The US Supreme Court is unanimous in ruling in favor of an Idaho couple who have tangled with the EPA for years over interpretations of the federal Clean Water Act. The judges produced conflicting opinions in ruling in favor of the couple.
The majority opinion of 5 to 4 found that in Sackett v. EPA, federal regulators have long exceeded their authority under the Clean Water Act. The majority opinion written by Justice Alito means that EPA’s authority over wetlands is not as broad as the agency wished. Joining Alito were Justices Roberts, Thomas, Gorsuch, and Barrett.
The Court determined that to be subject to the Clean Water Act, wetlands adjacent to traditionally navigable waters must qualify as “waters of the United States” in their own right by being indistinguishably part of a body of water that itself constitutes ” waters” under the Clean Water Act. Water Law.
In the decision, the Court did not follow EPA’s most recent interpretation of the Waters of the United States, which included those wetlands that have a “significant nexus” to traditional navigable waters or those that are adjacent or “neighboring” to the traditional navigable waters. waters
The other opinion was written by Justice Kavanaugh, joined by Justices Sotomayor, Kagan, and Jackson. Kavanaugh’s concurring opinion agreed with the majority of the Court in not adopting the “significant nexus” test to determine whether a wetland is covered by the Clean Water Act, but disagreed. with the new test the majority opinion is raised.
The high court ruled that there must be a continuous surface connection, making it difficult to determine where the water ends and the wetland begins.
Kavanaugh specifically disagreed with the interpretation of most “adjacent” wetlands under the Clean Water Act to refer only to “adjacent” wetlands, noting that “adjacent” and “adjacent” have different meanings.
Alito opened by explaining the origins of the dispute between the Sacketts and the EPA as follows:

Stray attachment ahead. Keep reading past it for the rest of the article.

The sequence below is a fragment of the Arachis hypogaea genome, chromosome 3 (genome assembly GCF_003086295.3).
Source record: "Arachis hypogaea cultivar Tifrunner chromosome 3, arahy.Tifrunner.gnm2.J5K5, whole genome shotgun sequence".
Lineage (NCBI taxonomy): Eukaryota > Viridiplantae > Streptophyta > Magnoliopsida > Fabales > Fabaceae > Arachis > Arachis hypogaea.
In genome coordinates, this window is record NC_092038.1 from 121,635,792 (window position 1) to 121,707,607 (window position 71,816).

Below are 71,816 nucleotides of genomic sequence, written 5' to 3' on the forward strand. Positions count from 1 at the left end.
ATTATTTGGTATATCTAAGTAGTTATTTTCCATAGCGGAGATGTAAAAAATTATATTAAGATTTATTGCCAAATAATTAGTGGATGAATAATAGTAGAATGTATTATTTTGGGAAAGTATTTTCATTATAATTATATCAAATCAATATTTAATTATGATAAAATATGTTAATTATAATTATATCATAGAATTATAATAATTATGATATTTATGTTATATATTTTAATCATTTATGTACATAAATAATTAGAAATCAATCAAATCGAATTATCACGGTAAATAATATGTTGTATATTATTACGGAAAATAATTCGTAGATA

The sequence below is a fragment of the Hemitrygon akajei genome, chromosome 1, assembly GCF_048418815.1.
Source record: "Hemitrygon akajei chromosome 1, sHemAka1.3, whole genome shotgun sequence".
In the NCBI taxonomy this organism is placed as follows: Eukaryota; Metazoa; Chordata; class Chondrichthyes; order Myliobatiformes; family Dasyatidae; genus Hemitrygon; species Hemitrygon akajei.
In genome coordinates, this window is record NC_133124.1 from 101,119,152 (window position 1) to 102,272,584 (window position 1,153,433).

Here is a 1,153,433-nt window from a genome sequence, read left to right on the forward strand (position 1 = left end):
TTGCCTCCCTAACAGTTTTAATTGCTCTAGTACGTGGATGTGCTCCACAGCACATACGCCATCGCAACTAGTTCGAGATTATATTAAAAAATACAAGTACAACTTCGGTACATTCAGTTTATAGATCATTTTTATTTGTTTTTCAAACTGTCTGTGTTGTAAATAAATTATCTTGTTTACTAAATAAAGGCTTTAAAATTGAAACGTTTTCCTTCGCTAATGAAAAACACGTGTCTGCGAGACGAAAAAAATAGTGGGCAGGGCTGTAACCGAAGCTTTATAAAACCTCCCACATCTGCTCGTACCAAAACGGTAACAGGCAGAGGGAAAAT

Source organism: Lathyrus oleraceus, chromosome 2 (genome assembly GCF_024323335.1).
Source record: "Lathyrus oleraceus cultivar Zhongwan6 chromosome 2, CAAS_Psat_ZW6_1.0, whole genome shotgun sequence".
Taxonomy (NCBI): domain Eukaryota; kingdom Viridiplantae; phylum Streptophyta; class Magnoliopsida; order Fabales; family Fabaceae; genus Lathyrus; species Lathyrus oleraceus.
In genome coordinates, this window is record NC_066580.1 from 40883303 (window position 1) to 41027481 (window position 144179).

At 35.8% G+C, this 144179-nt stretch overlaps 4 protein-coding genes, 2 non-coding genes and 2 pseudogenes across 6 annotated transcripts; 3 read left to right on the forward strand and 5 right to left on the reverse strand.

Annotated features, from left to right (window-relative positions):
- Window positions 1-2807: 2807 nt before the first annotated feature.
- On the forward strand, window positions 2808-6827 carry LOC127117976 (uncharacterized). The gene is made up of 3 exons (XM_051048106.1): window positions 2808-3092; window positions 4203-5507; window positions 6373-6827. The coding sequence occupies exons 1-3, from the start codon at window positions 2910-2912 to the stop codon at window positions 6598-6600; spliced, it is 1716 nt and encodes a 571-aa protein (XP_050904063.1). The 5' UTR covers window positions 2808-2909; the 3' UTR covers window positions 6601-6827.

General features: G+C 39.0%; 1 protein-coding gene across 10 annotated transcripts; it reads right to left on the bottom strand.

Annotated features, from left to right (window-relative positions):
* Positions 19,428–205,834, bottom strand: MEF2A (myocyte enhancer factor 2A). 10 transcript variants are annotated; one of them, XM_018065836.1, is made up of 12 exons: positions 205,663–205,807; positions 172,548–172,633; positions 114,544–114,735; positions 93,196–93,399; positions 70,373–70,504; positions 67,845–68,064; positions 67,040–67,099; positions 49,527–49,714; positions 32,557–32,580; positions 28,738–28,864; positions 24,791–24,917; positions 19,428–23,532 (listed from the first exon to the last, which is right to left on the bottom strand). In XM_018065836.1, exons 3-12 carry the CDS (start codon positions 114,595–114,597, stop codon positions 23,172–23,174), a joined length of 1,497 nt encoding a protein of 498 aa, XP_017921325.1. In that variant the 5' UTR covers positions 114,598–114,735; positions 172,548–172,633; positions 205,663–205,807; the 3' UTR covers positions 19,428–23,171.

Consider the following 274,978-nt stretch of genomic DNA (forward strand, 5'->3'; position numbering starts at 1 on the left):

“Petitioners Michael and Chantell Sackett purchased property near Priest Lake, Idaho, and began filling the lot with dirt to prepare for the construction of a home. The Environmental Protection Agency informed the Sacketts that their property contained wetlands and that their fill violated the Clean Water Act, which prohibits the discharge of pollutants into “the waters of the United States.”
“The EPA ordered the Sacketts to restore the site, threatening fines of more than $40,000 a day. The EPA classified the wetlands on the Sacketts’ lot as “waters of the United States” because they were near a ditch that emptied into a stream, which emptied into Priest Lake, an intrastate navigable lake. The Sacketts sued, claiming their property was not “waters of the United States.” The District Court entered summary judgment for the EPA. The Ninth Circuit Court of Appeals affirmed, holding that the CWA covers wetlands with an ecologically significant nexus to traditional navigable waters and that the Sacketts’ wetlands meet that standard.”
In response to the decision in Sackett v. EPA. The CEO of the National Association of State Departments of Agriculture, Ted McKinney, said that its impact will be on states and farmers.
“The unanimous decision of the Supreme Court in Sackett v. EPA today is good news for farmers, landowners and state departments of agriculture seeking clarity on what has been an over-litigated issue for decades,” McKinney said. “We are relieved by this decision as the judges clearly state that ‘the significant link theory is particularly implausible’ and the EPA has no legal basis to impose the standard.”
“Today’s ruling demonstrates that protecting our nation’s waterways and growing food, fiber and fuel are two joint efforts, not two competing interests,” McKinney said. “However, there is still work to be done to ensure that farmers and ranchers are equipped to take better care of their land while complying with applicable federal or state requirements.”
NASDA turns to the EPA and the US Army Corps of Engineers to issue a revised version of its published WOTUS rule. Against volumes of stakeholder input, EPA and the Corps issued a WOTUS rule before today’s SCOTUS decision, which now makes parts of the agency’s final WOTUS rule moot.
Looking forward, NASDA said it will continue to work with EPA, the Corps and NASDA members to update and implement a regulatory framework that better reflects the needs of state agriculture departments, farmers, ranchers and all the communities they serve. serving.
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